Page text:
by Patrick Murray

This column originally appeared as an Op-Ed in the Star-Ledger on August 22, 2021.

The U.S. Census Bureau has finally released the data states need to carry out redistricting. That sets a number of processes in motion for the commissions responsible for redrawing New Jersey’s congressional and legislative districts.

Despite the six-month delay, our process is pretty much on track. The Redistricting Commission, which draws the congressional map, is not required to deliver a final map until mid-January.

The Apportionment Commission – the body responsible for redrawing the state legislative map – could have been in trouble since the election for those offices is less than three months away. However, a constitutional amendment approved by voters last year allows the state to delay implementation of a new map until 2023.

The first order of business for the Apportionment Commission is the appointment of an independent member, commonly called the “tiebreaker.” In past decades, these independent members have pushed for consensus and compromise – and have even proposed their own plans – but in the end, they ultimately had to choose between two partisan maps.

When the commission format was initially proposed it was hoped that there would be enough common ground for the two parties to reach consensus on a new map. That actually worked for the first couple of legislative rounds in the 1960s and 1970s. By the time the congressional commission was created in 1991, though, it was clear that some type of tiebreaking vote would be the norm.

There are a number of flaws with this type of system. The most glaring problem historically is that tiebreaking members have idiosyncratic preferences on redistricting criteria. The New Jersey Constitution is largely silent on which principles should guide redistricting deliberations. The choice of an independent member therefore results in an unaccountable prioritization of some principles over others.

In the state’s past experience, one tiebreaker focused on “partisan fairness” while another was mainly concerned with “continuity of representation.” It comes as no surprise that the independent member has chosen the partisan map that came closer to meeting these personal priorities, or at least were convinced by one party that their map was closer to these priorities.

Two years ago, I joined with a group of redistricting experts who proposed improvements to New Jersey’s apportionment process. Our recommendations included increasing transparency and public input; instituting standard, yet flexible, guidelines for redrawing the legislative map; and creating a panel of not one, but three, independent members.

An independent panel means no single personal priority could drive the process. Moreover, a multi-member panel can bring greater diversity and representation. It is worth noting that the tiebreakers on every past commission have been white men from either Rutgers or Princeton.

This year will be different though, at least for the congressional commission. And this could provide a blueprint for the legislative commission tiebreaker.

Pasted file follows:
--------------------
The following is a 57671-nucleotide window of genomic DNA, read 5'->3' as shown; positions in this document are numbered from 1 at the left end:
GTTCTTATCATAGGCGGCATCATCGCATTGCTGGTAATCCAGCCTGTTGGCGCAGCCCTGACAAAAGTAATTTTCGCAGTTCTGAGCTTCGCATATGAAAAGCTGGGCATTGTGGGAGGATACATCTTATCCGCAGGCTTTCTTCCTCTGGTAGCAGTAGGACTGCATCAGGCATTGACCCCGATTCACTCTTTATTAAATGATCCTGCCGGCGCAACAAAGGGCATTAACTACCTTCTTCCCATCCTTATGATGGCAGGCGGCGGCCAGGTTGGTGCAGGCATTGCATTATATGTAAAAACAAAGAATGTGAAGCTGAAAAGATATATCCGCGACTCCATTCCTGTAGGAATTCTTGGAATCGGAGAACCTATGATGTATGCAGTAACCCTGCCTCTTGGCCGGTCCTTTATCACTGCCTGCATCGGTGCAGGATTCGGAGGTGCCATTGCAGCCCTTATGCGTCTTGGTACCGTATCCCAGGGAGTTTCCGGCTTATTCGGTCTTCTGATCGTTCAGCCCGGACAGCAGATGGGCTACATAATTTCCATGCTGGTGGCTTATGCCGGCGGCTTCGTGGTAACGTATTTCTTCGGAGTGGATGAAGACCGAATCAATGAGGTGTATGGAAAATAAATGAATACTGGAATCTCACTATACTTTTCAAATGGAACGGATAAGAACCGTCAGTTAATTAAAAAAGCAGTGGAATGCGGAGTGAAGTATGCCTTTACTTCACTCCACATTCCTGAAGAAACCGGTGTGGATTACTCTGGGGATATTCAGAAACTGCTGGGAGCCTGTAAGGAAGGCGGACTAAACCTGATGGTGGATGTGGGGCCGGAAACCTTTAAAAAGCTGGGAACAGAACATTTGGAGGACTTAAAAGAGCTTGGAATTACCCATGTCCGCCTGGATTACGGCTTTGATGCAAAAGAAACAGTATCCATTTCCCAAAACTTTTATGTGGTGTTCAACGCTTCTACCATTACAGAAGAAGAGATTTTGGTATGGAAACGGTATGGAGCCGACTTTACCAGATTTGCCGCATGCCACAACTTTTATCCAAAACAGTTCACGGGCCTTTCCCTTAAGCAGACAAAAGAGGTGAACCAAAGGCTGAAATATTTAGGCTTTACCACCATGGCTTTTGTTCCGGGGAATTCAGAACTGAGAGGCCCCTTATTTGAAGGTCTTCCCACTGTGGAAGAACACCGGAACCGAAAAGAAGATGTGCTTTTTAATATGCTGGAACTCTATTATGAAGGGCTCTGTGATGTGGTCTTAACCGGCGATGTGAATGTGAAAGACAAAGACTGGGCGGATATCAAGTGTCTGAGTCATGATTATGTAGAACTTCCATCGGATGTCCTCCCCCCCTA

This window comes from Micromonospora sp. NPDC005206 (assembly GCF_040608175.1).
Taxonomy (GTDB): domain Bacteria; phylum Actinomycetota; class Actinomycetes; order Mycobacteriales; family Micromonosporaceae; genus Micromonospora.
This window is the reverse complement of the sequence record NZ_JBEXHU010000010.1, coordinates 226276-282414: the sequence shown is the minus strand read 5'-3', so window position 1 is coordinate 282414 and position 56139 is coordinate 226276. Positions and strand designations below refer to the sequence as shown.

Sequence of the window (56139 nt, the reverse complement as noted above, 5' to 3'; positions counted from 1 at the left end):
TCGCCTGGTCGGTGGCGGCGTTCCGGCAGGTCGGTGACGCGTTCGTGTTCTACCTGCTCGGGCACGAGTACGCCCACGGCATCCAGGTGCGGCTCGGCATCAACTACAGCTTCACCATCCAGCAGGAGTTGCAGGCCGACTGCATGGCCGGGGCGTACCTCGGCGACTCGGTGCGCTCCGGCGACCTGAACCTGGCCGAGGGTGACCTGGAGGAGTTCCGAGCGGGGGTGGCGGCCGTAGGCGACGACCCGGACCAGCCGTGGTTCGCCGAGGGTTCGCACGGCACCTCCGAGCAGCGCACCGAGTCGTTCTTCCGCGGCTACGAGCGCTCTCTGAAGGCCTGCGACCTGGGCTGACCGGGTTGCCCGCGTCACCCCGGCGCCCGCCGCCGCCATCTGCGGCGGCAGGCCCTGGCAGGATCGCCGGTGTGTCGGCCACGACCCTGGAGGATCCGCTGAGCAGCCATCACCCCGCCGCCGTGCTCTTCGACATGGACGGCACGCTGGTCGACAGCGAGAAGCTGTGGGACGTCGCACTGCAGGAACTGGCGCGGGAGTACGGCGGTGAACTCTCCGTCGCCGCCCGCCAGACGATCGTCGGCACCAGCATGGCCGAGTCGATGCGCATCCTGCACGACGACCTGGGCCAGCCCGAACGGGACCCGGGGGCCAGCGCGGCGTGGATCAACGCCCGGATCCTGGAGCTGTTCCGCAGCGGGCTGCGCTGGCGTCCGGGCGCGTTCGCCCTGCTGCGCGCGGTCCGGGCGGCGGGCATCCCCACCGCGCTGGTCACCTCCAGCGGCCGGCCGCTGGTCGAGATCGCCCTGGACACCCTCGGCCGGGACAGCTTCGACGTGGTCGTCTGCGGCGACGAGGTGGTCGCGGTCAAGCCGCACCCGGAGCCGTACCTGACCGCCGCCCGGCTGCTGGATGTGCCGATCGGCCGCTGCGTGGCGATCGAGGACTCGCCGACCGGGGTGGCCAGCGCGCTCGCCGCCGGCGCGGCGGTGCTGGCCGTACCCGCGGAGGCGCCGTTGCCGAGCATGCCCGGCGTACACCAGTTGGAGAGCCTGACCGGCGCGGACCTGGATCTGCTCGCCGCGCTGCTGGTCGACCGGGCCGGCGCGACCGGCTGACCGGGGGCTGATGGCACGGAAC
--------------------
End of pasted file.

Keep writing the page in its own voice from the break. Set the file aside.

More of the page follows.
The congressional commission chooses its own independent member. If the partisan members cannot reach an agreement – which happened for the very first time this year – the state Supreme Court takes a vote between the preferred choices of the Democrats and Republicans.

In a change with past practice, the names that arose this year were not academics. They were retired judges. The court decided on one of their own to be the tiebreaker for the congressional commission. Not only will former justice John Wallace, Jr. be the first jurist in this role, but he will be the first person of color.

The tiebreaker selection process for the legislative commission works a bit differently. In this case, Chief Justice Stuart Rabner makes a unilateral appointment. Although he is not required to do so, he has asked both parties to submit names in the hope there will be a common choice. As with the congressional commission, a bipartisan pick is unlikely to emerge, which means Rabner must name someone of his own choosing.

Given the lack of clear constitutional reapportionment principles and prior concerns with the personal priorities of academics – it could make sense to have a jurist serve in the role of mediator.

Since the court went with the Democrats’ preference on the congressional commission, Rabner could simply opt for the GOP’s runner-up, former Superior Court Judge Marina Corodemus. Other possibilities include former Chief Justice Deborah Poritz, who was floated as a compromise candidate for the congressional commission, and retired Judge Paulette Sapp-Peterson, the first African-American woman to serve at the appellate level in New Jersey.

Another name that should be given serious consideration is Judge Mary Jacobson, who is about to retire from the bench. As Mercer County Assignment Judge, she has presided over some of the state’s highest profile political process cases. Jacobson has shown she can handle the partisan maneuvering that is part-and-parcel of every redistricting process.